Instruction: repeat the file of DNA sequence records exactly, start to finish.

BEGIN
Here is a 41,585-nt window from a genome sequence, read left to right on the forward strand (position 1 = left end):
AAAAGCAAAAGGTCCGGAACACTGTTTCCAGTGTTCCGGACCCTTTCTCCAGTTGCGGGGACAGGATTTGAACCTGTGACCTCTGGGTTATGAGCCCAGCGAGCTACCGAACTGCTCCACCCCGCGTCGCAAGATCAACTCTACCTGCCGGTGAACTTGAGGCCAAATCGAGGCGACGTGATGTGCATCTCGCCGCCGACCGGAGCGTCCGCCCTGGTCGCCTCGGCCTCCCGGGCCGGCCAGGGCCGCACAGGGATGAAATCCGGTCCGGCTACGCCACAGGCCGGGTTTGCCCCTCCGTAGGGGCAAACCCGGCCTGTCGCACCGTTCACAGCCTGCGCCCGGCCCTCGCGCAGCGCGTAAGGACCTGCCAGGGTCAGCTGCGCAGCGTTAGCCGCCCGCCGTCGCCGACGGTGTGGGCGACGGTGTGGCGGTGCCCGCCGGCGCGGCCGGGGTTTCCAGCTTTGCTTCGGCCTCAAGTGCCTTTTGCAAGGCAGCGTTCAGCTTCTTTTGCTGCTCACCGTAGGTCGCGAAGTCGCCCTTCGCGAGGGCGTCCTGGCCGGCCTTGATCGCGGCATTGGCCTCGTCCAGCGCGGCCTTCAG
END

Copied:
Here is a 41,585-nt window from a genome sequence, read left to right on the forward strand (position 1 = left end):
AAAAGCAAAAGGTCCGGAACACTGTTTCCAGTGTTCCGGACCCTTTCTCCAGTTGCGGGGACAGGATTTGAACCTGTGACCTCTGGGTTATGAGCCCAGCGAGCTACCGAACTGCTCCACCCCGCGTCGCAAGATCAACTCTACCTGCCGGTGAACTTGAGGCCAAATCGAGGCGACGTGATGTGCATCTCGCCGCCGACCGGAGCGTCCGCCCTGGTCGCCTCGGCCTCCCGGGCCGGCCAGGGCCGCACAGGGATGAAATCCGGTCCGGCTACGCCACAGGCCGGGTTTGCCCCTCCGTAGGGGCAAACCCGGCCTGTCGCACCGTTCACAGCCTGCGCCCGGCCCTCGCGCAGCGCGTAAGGACCTGCCAGGGTCAGCTGCGCAGCGTTAGCCGCCCGCCGTCGCCGACGGTGTGGGCGACGGTGTGGCGGTGCCCGCCGGCGCGGCCGGGGTTTCCAGCTTTGCTTCGGCCTCAAGTGCCTTTTGCAAGGCAGCGTTCAGCTTCTTTTGCTGCTCACCGTAGGTCGCGAAGTCGCCCTTCGCGAGGGCGTCCTGGCCGGCCTTGATCGCGGCATTGGCCTCGTCCAGCGCGGCCTTCAG